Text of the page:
Block tuition would unfairly target strapped students

There is often a reason for change, but there doesn’t seem to be a cause or reason for charging students for more school credits than they take.

In November, the Florida Board of Governors will vote on whether to approve a proposal that would allow the University of Florida and 10 other public Florida universities, including USF, to implement block tuition.

Block tuition requires that each student pay a flat-rate fee for attending a university, rather than paying for classes by credit hour. The proposed flat rate would be the equivalent of 15 credit hours, or five classes, and if passed, block tuition rates could be enforced as early as the fall 2011 semester.

Many students only take the 12 credit hours that are required to maintain a full-time status. These students are negatively targeted by the proposal.

If block tuition were implemented, university students who usually take 12 credit hours – about four classes per semester – would essentially get charged for an extra class.

Conversely, students who take 18 credit hours would receive a free class.

The purpose of the block tuition plan is to encourage students to take more than the minimum 12 credit hours, ensuring graduation in four years or less.

What’s being neglected, however, is the fact that most students who take 12 credit hours do so for a reason. Many students work so they can afford school and, therefore, do not have the time to take five classes per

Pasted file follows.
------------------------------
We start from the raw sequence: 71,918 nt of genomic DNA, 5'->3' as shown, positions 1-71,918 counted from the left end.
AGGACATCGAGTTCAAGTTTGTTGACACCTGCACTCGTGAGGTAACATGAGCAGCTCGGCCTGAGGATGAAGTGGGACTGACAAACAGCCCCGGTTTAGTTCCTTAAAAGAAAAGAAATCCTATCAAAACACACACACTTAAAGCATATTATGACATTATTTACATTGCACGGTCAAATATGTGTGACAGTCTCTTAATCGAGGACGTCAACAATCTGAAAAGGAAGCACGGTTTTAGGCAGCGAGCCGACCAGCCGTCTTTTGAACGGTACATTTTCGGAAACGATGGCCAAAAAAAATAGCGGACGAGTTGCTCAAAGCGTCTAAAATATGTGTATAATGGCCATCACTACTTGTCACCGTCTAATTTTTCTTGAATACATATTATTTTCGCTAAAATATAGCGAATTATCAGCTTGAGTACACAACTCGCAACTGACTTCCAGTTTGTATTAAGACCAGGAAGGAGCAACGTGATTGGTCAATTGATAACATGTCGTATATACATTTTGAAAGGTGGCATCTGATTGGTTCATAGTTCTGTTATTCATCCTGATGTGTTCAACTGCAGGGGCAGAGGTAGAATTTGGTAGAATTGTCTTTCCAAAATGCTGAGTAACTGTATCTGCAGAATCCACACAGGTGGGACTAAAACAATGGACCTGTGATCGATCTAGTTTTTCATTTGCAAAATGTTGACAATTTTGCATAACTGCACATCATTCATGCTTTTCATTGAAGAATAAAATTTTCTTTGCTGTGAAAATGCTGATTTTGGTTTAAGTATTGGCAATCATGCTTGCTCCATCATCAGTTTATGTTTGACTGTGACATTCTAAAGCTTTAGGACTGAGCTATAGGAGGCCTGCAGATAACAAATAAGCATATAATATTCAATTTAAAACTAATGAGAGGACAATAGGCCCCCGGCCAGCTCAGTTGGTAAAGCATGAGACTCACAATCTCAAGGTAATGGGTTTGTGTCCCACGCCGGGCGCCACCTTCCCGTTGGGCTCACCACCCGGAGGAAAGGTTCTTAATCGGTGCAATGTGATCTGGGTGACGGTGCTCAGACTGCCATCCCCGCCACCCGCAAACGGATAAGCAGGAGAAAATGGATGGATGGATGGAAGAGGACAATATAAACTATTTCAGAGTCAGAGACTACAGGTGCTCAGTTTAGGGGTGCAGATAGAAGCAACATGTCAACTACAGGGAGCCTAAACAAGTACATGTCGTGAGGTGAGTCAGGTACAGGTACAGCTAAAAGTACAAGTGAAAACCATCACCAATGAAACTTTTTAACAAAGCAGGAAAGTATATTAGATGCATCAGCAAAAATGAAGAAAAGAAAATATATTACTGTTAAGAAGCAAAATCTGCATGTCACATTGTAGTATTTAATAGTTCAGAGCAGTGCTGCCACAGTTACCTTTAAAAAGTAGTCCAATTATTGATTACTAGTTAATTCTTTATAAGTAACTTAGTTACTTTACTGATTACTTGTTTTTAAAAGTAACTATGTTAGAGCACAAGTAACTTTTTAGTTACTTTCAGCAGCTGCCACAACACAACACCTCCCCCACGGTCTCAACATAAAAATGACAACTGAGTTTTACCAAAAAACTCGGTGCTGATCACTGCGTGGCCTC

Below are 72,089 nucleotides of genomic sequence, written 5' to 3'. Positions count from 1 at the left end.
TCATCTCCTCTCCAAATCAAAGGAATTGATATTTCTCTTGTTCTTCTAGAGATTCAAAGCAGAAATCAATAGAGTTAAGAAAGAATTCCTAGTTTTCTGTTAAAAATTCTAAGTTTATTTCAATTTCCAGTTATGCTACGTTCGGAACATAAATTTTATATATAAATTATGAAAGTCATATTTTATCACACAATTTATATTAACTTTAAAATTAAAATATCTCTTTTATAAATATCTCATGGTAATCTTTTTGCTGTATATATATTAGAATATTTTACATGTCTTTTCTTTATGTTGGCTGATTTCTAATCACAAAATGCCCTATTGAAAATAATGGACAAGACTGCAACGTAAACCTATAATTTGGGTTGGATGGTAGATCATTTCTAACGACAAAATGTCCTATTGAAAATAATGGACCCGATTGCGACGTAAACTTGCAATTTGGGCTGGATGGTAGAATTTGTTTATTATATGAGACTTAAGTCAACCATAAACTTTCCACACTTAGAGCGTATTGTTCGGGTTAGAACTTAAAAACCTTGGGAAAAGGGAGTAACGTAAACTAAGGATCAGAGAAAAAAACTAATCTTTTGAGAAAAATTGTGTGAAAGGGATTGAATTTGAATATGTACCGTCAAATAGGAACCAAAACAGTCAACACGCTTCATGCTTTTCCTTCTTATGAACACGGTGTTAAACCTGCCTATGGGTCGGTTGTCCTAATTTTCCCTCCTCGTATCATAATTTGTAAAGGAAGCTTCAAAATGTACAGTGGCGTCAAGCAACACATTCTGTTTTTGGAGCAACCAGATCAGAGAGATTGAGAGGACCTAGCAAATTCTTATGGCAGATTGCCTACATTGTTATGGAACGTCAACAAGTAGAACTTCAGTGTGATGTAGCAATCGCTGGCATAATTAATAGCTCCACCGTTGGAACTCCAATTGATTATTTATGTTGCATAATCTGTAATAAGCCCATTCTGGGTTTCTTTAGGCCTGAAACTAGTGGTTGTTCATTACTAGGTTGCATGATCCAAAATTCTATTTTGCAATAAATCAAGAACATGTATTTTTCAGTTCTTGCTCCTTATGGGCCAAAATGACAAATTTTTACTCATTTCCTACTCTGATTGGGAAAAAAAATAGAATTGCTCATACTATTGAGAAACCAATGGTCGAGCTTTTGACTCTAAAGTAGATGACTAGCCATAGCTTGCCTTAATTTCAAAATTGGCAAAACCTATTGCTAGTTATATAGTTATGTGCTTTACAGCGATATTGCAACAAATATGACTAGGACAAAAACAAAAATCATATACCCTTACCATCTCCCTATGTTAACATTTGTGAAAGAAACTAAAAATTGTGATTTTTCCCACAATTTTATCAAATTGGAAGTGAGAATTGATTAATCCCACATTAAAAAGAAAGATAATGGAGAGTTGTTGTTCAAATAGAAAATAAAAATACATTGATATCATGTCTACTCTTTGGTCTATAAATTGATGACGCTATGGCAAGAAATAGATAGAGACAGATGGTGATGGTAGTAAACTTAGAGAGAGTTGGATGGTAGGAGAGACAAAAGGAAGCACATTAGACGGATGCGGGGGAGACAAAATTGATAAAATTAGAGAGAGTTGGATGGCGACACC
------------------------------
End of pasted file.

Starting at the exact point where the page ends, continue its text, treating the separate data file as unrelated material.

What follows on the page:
A student may have to provide for a family, eliminating the luxury of spending precious time taking 15 credit hours each semester. There are also students who are pursuing difficult majors and wish to balance demanding classes by taking only 12 credit hours.

Furthermore, if block tuition was put into effect at USF, it could have drastic effects, as 30 percent of college students drop out after their first year and half never graduate, according to U.S. News and World Report.

If students feel pressured into taking more credit hours than they can handle, it could lead to more students failing or simply dropping out of school.

Forcing students to take 15 credit hours per semester would only add extra stress and burdens to those who simply cannot afford – financially or otherwise – to do so.

Regardless of what administrators may think, students who take the minimum amount of credit hours per semester usually have a valid reason.

If adopted, this change would punish students who have additional responsibilities beyond school and would serve as a step in the wrong direction.

Jessica Schoenfeld is a freshman majoring in sociology.